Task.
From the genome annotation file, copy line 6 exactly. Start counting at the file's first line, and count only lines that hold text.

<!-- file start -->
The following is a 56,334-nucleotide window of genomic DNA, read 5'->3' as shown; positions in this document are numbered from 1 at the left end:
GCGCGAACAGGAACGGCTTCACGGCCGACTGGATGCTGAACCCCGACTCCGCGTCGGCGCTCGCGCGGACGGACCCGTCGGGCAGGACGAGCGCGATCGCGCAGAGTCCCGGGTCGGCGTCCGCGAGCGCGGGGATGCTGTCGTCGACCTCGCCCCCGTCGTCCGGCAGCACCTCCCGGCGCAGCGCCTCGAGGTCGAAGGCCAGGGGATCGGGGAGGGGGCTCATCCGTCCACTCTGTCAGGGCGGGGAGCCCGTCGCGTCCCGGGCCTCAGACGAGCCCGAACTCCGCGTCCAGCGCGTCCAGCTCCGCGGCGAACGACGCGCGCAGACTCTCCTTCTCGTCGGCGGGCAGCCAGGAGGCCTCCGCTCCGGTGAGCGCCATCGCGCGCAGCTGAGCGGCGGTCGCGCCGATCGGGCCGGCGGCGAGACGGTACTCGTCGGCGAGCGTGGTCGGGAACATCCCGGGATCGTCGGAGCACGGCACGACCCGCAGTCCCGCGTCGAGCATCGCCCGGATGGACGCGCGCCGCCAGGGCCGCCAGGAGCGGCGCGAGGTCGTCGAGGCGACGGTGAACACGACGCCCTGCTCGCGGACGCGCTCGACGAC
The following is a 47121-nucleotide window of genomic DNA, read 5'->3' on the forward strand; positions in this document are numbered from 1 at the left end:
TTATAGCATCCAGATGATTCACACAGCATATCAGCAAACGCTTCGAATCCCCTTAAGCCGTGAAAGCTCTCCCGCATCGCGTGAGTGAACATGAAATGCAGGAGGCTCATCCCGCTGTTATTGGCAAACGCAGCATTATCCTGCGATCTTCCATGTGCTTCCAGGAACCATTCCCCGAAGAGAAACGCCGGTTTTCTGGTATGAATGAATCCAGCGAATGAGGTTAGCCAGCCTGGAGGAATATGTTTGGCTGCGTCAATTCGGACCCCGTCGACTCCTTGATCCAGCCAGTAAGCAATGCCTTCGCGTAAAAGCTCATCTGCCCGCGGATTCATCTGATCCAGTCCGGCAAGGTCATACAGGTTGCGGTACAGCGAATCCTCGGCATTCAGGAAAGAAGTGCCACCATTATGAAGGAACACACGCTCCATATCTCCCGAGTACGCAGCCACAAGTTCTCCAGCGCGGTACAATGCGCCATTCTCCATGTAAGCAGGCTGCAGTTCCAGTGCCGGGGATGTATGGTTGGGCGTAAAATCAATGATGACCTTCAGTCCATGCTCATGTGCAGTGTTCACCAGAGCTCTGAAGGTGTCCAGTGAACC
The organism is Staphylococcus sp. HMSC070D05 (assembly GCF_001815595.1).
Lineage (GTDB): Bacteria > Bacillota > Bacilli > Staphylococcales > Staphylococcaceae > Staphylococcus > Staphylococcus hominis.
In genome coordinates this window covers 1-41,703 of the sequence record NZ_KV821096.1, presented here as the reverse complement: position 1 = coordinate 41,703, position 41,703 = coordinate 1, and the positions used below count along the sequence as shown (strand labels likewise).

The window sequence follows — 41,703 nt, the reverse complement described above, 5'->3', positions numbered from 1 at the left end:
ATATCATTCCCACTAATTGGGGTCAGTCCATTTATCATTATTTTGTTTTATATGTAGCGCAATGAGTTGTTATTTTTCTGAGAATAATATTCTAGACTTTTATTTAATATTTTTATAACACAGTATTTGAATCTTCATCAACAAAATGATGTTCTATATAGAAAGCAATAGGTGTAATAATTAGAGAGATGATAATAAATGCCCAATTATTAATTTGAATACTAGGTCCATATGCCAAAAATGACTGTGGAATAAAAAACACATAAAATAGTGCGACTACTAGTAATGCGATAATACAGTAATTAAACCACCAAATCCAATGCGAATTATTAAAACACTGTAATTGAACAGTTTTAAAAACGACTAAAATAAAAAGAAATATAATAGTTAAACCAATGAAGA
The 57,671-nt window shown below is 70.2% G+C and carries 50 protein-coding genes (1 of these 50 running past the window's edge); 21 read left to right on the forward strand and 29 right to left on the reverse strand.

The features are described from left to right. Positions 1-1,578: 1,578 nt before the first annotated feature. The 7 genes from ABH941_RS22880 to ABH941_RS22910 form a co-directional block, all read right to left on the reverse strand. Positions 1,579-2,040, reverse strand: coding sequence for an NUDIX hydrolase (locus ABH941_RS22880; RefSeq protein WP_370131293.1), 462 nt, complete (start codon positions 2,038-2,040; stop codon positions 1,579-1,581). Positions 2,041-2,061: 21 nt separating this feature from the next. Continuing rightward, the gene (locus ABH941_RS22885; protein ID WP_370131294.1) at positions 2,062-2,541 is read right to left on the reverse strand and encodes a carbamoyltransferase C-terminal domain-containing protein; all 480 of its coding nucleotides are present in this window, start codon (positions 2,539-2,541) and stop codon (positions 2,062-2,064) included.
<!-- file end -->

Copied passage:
Lineage (GTDB): Bacteria > Bacillota > Bacilli > Staphylococcales > Staphylococcaceae > Staphylococcus > Staphylococcus hominis.